We all must be worried about the direction our country is heading. We are becoming an intolerant nation where the language of debate, if we can still call it that, is not just crude but hateful, inflammatory, and inciting. Across the land today, issues are hardly discussed without viewing the matter at hand from the prisms of religion and what we usually refer to as ‘state of origin’.
Merit has given way to how long you stay in a church, mosque, shrine or temple and the ‘geopolitical zone’ you come from. It is doubtful if former vice president Alex Ekwueme who is generally credited with the introduction of ‘geo-political zone’ into our lexicon at the constitutional conference convened by late maximum ruler, Sani Abacha, could have imagined how divisive and polarising it has become.
On social media and phone-in programmes on our radio stations, the inanities people spew out are getting increasingly worrisome. And our politicians who are rabid opportunists are exploiting these divisive tendencies to maximum advantage. Partisanship has reached such a level that the common good of all does not feature in the consideration of those leading us. Sure, the point could be made that we have always been a not-so-united country especially since the civil war ended in 1970 but it is doubtful if it has ever been bad like now that citizens are more conscious of what makes them different from others in a particularly negative way.
Some actions of our politicians recently have deepened our political fault lines and our country is the worse for it. Last week, President Goodluck Jonathan obtained the PDP nomination form to contest the February 14, 2015 presidential election and expectedly it was carnival-like atmosphere. Nothing bad with that except that I was taken aback when people started singing Christian songs at the occasion. What was the motive of those who raised such songs at that place on that day? Will President Jonathan be president for Christians alone? Can the votes of Christians propel him to office again next year?
A few days before that, on Saturday, October 25, Governor Rotimi Amaechi organised a so-called ‘mega rally’ at Port Harcourt, the Rivers State capital which cynics believe was a show to prove to APC top honchos that he can pull crowds and would be a better fit as running mate to whosoever emerges as the party’s presidential candidate. At a point, former head of state, Muhammadu Buhari, was called to address the rally and he gave a very short speech but closed with alhamudulilahi and I wondered whether there were only Muslims at the gathering. Why can’t our politicians keep their faith to themselves? Why must they continually exploit religion in order to garner votes and use the same instrumentality to keep Nigerians perpetually subservient to their idiosyncrasies?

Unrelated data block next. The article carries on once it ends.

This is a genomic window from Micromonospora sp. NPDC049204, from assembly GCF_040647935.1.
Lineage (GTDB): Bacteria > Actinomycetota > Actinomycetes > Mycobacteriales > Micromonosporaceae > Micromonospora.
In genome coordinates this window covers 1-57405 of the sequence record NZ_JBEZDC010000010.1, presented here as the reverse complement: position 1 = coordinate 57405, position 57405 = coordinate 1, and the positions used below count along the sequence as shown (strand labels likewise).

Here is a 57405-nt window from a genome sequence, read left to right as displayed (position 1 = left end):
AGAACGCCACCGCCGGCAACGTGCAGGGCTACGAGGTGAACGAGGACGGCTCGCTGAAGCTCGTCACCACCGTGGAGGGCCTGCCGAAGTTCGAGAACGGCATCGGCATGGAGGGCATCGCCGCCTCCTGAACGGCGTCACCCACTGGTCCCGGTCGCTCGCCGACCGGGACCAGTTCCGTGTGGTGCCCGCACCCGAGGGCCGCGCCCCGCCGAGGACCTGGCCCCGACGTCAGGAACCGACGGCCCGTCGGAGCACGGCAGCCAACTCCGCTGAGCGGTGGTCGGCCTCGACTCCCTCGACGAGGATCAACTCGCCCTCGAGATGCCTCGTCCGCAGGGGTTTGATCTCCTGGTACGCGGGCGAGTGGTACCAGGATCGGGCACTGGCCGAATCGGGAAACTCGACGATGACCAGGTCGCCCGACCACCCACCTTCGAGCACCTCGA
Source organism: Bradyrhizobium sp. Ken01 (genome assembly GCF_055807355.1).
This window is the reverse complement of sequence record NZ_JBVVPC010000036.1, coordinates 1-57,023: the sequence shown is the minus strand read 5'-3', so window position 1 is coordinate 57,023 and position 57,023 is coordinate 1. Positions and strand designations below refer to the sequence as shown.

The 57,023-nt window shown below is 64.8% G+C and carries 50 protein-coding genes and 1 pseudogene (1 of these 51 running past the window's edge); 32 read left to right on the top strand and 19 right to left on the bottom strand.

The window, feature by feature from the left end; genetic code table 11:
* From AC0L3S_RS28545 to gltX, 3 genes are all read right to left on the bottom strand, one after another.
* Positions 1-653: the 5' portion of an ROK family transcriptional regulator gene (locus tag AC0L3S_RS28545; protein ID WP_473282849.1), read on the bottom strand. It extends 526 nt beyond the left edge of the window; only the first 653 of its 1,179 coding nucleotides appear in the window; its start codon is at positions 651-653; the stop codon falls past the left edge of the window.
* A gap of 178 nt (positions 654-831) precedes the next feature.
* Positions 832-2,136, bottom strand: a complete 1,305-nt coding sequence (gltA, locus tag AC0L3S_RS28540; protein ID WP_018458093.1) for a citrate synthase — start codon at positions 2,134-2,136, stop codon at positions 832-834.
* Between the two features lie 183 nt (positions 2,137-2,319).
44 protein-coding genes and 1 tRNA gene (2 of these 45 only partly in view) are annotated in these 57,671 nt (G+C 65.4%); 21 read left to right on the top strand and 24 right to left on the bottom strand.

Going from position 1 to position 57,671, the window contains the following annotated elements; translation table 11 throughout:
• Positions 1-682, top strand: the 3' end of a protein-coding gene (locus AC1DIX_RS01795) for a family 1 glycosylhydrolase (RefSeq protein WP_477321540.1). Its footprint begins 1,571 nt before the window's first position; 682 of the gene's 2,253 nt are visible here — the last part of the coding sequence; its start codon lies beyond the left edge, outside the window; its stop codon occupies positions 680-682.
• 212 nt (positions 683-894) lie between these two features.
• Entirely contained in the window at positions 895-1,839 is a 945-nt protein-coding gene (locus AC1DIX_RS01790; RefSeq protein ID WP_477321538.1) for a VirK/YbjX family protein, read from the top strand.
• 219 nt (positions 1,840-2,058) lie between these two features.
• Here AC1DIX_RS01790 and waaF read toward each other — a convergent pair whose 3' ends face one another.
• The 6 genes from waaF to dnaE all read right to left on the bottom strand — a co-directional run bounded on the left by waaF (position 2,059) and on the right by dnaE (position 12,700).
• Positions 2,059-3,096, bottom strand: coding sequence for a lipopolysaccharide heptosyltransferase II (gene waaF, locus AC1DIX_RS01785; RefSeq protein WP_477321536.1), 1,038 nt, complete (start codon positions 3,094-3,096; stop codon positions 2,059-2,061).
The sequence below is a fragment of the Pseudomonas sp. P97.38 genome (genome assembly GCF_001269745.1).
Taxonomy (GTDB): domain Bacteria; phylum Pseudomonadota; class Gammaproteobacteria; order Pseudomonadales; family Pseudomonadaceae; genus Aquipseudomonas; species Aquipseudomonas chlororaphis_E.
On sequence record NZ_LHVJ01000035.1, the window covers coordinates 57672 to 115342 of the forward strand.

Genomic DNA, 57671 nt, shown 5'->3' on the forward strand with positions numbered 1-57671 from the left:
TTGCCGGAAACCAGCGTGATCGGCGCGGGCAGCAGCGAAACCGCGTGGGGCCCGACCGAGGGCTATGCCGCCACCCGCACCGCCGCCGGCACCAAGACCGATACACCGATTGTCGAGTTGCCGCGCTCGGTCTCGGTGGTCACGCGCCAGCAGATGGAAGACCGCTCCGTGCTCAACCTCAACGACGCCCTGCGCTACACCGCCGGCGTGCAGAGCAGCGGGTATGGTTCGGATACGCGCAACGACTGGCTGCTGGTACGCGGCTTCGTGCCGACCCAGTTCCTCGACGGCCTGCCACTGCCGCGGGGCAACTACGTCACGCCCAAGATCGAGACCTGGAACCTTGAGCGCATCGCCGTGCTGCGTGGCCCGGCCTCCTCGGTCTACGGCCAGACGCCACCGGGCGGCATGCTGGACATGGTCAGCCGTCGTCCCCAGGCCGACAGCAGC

Consider the length of time we have spent debating the merits of a ‘Muslim- Muslim’ ticket or a ‘Christian-Christian’ ticket as though this will take many citizens out of the endemic poverty they have been consigned by these same politicians? The reality on the ground today is that no religious group can boast of enough votes to put anybody in Aso Rock, it is just not possible. But when we play on people’s gullibility, we make our country more susceptible to eternal divisions and put it at a precipice. Recent examples of Liberia and Rwanda should be strong warnings to us that we cannot afford a religious or ethnic war, as our country might not recover from such horror.
Journalists too have a responsibility in drawing attention to the way politicians harp on what divides rather than what brings us together as the situation is not better in our states. For instance, a talking point of the governorship election in Lagos State is the so-called desire of Christians to lead the state. Nothing about competence or skills or record of service but only whether someone carries a Bible or Koran. Painfully, our politicians do not live their lives in ways that reflect the virtues of the faith they claim to profess. Someone’s religion is a private matter and while public service should, and does not preclude a leader from practicing the tenets of his faith, his actions must reassure people of other faiths that their interests are well protected. That is the way for the future we crave for where everyone feels secured and our march to greatness can continue unhindered.
Sadly, the ruling class does not discriminate among themselves when they plunder our commonwealth. They do not allow religious or tribal differences to stand on their way when their interests are involved, others must learn from that too. Just consider a picture released last week, President Jonathan and the Emir of Kano, Sanusi Lamido Sanusi exchanging banters at Aso Rock when the emir visited him. That’s the way of our leaders.